Basic Types of Hearing Loss

3 Basic Types of Hearing Loss

In our last article, we covered the signs and symptoms of hearing loss and the factors that can lead to diminished or loss of hearing. Hearing loss is characterized by which part of the auditory system is damaged, and there are two basic types, conductive hearing loss, and sensorineural or perceptive hearing loss. In addition, a combination of both conditions can be seen, and this is categorized as having a mixed hearing loss. To help you better understand hearing loss and how it occurs, here are the three basic types of hearing loss, the causes, and symptoms.

1. Conductive hearing loss is caused by a problem in the outer or middle ear. This occurs when there is a problem (such as obstruction or damage) with the ear canal, the eardrum, or with the middle ear and its bones (the malleus, incus, and the stapes). The damage or obstruction prevents sound from being directed to the inner ear, and can be a temporary or permanent condition.

Common causes of conductive hearing loss:

• Abnormality of outer ear, ear canal, or middle ear structures
• Fluid build-up in the middle ear from having a cold
• Allergies
• Benign tumors
• Earwax that is impacted
• Poor Eustachian tube function
• Perforated eardrum
• Ear infection
• Ear injury
• Tympanosclerosis
• Ossicular chain discontinuity
• Swimmer’s ear
• Having an infection in the ear canal
• Having a foreign body stuck in the ear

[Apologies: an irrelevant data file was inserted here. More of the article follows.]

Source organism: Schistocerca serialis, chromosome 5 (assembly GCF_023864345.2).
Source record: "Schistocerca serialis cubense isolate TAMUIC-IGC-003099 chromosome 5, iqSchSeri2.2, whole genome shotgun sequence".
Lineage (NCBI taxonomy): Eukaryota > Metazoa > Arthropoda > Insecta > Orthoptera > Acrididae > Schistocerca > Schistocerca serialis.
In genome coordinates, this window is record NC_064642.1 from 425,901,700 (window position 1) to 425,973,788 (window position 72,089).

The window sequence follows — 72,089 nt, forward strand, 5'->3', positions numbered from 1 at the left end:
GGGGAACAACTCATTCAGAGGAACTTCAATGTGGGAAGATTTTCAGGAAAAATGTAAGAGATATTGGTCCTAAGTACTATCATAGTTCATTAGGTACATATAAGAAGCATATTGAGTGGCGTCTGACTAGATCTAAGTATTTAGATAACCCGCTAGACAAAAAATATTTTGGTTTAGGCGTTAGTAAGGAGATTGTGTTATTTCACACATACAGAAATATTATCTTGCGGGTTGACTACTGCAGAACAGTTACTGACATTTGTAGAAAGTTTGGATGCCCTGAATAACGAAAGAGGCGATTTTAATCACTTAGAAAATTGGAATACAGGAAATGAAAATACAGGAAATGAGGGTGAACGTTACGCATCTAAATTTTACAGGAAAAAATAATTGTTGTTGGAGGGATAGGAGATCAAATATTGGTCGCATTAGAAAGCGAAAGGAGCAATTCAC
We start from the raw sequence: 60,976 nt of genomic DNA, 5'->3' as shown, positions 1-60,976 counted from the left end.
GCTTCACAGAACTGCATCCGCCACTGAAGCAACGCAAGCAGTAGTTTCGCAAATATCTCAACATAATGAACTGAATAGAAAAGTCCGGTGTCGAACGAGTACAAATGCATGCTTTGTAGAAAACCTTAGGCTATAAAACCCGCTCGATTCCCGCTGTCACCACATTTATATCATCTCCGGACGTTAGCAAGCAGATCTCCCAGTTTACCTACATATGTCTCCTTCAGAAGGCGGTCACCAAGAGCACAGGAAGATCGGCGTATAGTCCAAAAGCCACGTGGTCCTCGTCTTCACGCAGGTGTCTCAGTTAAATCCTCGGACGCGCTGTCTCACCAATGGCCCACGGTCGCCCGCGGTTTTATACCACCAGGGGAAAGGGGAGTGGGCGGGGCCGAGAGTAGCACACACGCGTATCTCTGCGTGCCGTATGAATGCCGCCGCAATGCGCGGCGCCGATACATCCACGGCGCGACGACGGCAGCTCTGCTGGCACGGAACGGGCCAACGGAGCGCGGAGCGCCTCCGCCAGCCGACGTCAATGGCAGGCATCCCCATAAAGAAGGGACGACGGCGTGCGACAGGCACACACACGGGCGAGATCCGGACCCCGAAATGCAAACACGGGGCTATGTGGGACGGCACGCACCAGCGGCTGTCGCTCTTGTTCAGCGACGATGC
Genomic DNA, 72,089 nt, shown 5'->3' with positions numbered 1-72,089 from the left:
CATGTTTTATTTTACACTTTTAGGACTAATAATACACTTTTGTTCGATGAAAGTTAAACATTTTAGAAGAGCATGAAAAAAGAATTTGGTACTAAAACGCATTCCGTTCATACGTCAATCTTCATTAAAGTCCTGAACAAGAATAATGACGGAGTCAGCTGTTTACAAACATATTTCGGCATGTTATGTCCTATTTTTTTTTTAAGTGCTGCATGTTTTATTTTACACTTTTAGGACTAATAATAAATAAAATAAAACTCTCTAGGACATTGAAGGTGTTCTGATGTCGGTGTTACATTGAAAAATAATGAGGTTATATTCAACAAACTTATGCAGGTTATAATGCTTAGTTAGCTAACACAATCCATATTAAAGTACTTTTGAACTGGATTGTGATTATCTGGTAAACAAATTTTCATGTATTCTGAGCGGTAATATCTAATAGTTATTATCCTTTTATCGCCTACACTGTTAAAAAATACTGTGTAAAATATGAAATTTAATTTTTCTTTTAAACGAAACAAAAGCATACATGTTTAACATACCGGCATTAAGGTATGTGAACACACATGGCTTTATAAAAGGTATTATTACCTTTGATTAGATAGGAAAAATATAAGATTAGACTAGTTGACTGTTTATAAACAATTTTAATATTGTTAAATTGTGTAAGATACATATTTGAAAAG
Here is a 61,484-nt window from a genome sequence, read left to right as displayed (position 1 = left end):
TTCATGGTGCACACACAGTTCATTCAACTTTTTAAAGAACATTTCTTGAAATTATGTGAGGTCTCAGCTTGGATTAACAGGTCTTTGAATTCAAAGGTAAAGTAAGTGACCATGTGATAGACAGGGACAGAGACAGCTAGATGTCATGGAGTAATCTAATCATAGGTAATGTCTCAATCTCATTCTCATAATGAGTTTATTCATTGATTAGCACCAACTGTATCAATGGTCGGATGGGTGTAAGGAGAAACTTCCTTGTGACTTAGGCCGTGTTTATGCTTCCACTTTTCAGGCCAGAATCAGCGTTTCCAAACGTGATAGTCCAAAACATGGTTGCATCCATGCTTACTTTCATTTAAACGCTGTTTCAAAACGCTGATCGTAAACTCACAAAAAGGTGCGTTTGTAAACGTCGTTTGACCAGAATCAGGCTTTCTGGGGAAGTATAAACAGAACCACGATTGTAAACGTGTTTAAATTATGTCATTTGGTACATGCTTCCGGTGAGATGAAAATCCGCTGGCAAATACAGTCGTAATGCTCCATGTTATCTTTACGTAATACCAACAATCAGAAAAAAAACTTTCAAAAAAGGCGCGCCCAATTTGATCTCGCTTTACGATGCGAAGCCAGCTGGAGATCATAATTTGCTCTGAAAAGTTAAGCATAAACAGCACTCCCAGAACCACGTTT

• Otosclerosis


• Can hear out of one ear easier than the other
• Pressure sensation in one or both ears
• Smell emanating from ear
• Pain in one or both ears
• Hard time deciphering phone conversations
• Own voice sounds louder or different

2. Considered to be the most common type of hearing loss, perceptive or sensorineural hearing loss is caused by injury or problems with the inner ear. Sensorineural hearing loss, or SNHL, is also known as nerve-related hearing loss and occurs when there is damage to the auditory nerve or to the tiny hair-like cells within the inner ear.

Common causes of sensorineural hearing loss:

• Being exposed to loud noises
• Suffering from head trauma
• Virus or disease (measles, mumps, meningitis, and scarlet fever)
• Traumatic injuries
• Side effect of certain medications
• Having an autoimmune inner ear disease
• Hearing loss that runs in the family
• Aging process
• Tumors
• Deformity of the inner ear
• Meniere’s Disease
• Otosclerosis


• Noises seem louder or quieter
• Have a hard time listening in noisy environments
• Difficulty hearing women and children (high-pitched voice)
• Certain speech sounds become harder to hear
• Difficulty deciphering a conversation when more than one person is speaking
• Other people often sound like they are mumbling or slurring their words
• Tinnitus
• Dizziness or feeling off balanced

3. Mixed hearing loss is a combination of both conditions, conductive and sensorineural. This often means that there is trauma or damage to the outer or middle ear, as well as to the cochlea (inner ear) or auditory nerve. This condition can also happen gradually over time as the person ages, and its causes will be a combination of the reasons and symptoms that are listed above for perceptive and conductive hearing loss.

Remember, treatment options for these conditions will vary from person to person. It is best to make an appointment with your doctor to help determine what type of hearing loss you are suffering from, so they can determine the best course of action for both you and your ears.